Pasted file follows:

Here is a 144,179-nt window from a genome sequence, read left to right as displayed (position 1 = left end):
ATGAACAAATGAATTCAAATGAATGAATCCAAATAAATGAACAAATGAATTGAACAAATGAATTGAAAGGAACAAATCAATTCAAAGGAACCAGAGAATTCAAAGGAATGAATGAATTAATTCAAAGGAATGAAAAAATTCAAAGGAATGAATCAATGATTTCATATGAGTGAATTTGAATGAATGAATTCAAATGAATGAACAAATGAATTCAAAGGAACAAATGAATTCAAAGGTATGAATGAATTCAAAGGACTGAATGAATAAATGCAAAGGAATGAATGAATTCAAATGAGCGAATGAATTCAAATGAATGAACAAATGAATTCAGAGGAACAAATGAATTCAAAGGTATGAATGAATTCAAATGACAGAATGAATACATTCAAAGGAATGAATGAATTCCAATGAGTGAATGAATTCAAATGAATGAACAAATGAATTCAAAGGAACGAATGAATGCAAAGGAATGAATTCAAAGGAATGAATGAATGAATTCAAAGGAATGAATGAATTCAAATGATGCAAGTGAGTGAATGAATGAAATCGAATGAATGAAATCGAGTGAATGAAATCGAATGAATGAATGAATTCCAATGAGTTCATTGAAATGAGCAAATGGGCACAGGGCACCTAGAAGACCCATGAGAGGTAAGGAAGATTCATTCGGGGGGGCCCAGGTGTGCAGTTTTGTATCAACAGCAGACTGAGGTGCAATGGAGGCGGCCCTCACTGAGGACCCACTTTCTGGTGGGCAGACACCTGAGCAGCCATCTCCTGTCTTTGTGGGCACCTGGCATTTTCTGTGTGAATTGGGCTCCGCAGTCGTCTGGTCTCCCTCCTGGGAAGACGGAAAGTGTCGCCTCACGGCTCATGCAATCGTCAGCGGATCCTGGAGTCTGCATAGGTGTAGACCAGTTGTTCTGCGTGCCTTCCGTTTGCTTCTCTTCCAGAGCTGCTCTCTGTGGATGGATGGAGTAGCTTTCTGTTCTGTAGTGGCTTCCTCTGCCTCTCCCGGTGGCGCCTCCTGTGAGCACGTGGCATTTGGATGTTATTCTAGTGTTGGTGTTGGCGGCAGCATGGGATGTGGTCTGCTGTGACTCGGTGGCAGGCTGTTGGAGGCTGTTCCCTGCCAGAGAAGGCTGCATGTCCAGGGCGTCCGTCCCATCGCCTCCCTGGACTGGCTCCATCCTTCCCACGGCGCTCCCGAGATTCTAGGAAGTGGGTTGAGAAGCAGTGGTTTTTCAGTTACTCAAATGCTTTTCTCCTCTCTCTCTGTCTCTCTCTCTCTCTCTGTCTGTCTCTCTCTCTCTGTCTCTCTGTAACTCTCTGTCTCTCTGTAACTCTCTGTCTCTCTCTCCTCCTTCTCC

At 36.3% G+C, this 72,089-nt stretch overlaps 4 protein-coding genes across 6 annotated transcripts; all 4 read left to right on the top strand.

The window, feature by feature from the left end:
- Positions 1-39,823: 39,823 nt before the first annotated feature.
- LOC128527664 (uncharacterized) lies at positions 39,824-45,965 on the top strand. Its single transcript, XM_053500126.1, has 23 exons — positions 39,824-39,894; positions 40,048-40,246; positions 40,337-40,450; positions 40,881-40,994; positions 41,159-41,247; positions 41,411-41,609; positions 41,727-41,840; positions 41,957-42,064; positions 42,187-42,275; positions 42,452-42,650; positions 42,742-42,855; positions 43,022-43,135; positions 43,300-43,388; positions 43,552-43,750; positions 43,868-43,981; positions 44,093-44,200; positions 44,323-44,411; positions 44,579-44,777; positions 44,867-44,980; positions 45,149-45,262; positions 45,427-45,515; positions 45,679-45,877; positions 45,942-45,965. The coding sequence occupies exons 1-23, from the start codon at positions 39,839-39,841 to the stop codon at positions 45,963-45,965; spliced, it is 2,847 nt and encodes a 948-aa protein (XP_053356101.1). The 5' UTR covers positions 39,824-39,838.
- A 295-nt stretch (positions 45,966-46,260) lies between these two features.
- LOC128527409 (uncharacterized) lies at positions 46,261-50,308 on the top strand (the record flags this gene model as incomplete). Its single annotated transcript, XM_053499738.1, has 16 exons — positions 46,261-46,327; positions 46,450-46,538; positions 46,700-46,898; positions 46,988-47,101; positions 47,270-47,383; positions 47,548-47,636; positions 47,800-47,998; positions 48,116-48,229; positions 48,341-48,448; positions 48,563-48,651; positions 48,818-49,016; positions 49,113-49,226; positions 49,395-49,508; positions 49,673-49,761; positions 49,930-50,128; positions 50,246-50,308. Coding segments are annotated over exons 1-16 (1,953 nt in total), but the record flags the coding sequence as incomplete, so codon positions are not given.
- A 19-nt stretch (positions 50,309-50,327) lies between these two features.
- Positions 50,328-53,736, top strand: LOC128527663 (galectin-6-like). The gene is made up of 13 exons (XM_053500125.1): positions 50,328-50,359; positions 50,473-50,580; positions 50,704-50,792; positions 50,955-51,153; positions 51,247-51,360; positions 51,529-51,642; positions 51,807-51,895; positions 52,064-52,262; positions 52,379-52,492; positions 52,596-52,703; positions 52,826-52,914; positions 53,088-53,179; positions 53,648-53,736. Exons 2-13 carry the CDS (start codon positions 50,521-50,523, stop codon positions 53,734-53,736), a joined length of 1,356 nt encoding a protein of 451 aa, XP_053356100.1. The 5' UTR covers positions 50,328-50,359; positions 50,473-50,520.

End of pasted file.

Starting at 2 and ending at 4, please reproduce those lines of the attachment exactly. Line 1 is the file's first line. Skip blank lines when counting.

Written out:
ATGAACAAATGAATTCAAATGAATGAATCCAAATAAATGAACAAATGAATTGAACAAATGAATTGAAAGGAACAAATCAATTCAAAGGAACCAGAGAATTCAAAGGAATGAATGAATTAATTCAAAGGAATGAAAAAATTCAAAGGAATGAATCAATGATTTCATATGAGTGAATTTGAATGAATGAATTCAAATGAATGAACAAATGAATTCAAAGGAACAAATGAATTCAAAGGTATGAATGAATTCAAAGGACTGAATGAATAAATGCAAAGGAATGAATGAATTCAAATGAGCGAATGAATTCAAATGAATGAACAAATGAATTCAGAGGAACAAATGAATTCAAAGGTATGAATGAATTCAAATGACAGAATGAATACATTCAAAGGAATGAATGAATTCCAATGAGTGAATGAATTCAAATGAATGAACAAATGAATTCAAAGGAACGAATGAATGCAAAGGAATGAATTCAAAGGAATGAATGAATGAATTCAAAGGAATGAATGAATTCAAATGATGCAAGTGAGTGAATGAATGAAATCGAATGAATGAAATCGAGTGAATGAAATCGAATGAATGAATGAATTCCAATGAGTTCATTGAAATGAGCAAATGGGCACAGGGCACCTAGAAGACCCATGAGAGGTAAGGAAGATTCATTCGGGGGGGCCCAGGTGTGCAGTTTTGTATCAACAGCAGACTGAGGTGCAATGGAGGCGGCCCTCACTGAGGACCCACTTTCTGGTGGGCAGACACCTGAGCAGCCATCTCCTGTCTTTGTGGGCACCTGGCATTTTCTGTGTGAATTGGGCTCCGCAGTCGTCTGGTCTCCCTCCTGGGAAGACGGAAAGTGTCGCCTCACGGCTCATGCAATCGTCAGCGGATCCTGGAGTCTGCATAGGTGTAGACCAGTTGTTCTGCGTGCCTTCCGTTTGCTTCTCTTCCAGAGCTGCTCTCTGTGGATGGATGGAGTAGCTTTCTGTTCTGTAGTGGCTTCCTCTGCCTCTCCCGGTGGCGCCTCCTGTGAGCACGTGGCATTTGGATGTTATTCTAGTGTTGGTGTTGGCGGCAGCATGGGATGTGGTCTGCTGTGACTCGGTGGCAGGCTGTTGGAGGCTGTTCCCTGCCAGAGAAGGCTGCATGTCCAGGGCGTCCGTCCCATCGCCTCCCTGGACTGGCTCCATCCTTCCCACGGCGCTCCCGAGATTCTAGGAAGTGGGTTGAGAAGCAGTGGTTTTTCAGTTACTCAAATGCTTTTCTCCTCTCTCTCTGTCTCTCTCTCTCTCTCTGTCTGTCTCTCTCTCTCTGTCTCTCTGTAACTCTCTGTCTCTCTGTAACTCTCTGTCTCTCTCTCCTCCTTCTCC

At 36.3% G+C, this 72,089-nt stretch overlaps 4 protein-coding genes across 6 annotated transcripts; all 4 read left to right on the top strand.

The window, feature by feature from the left end: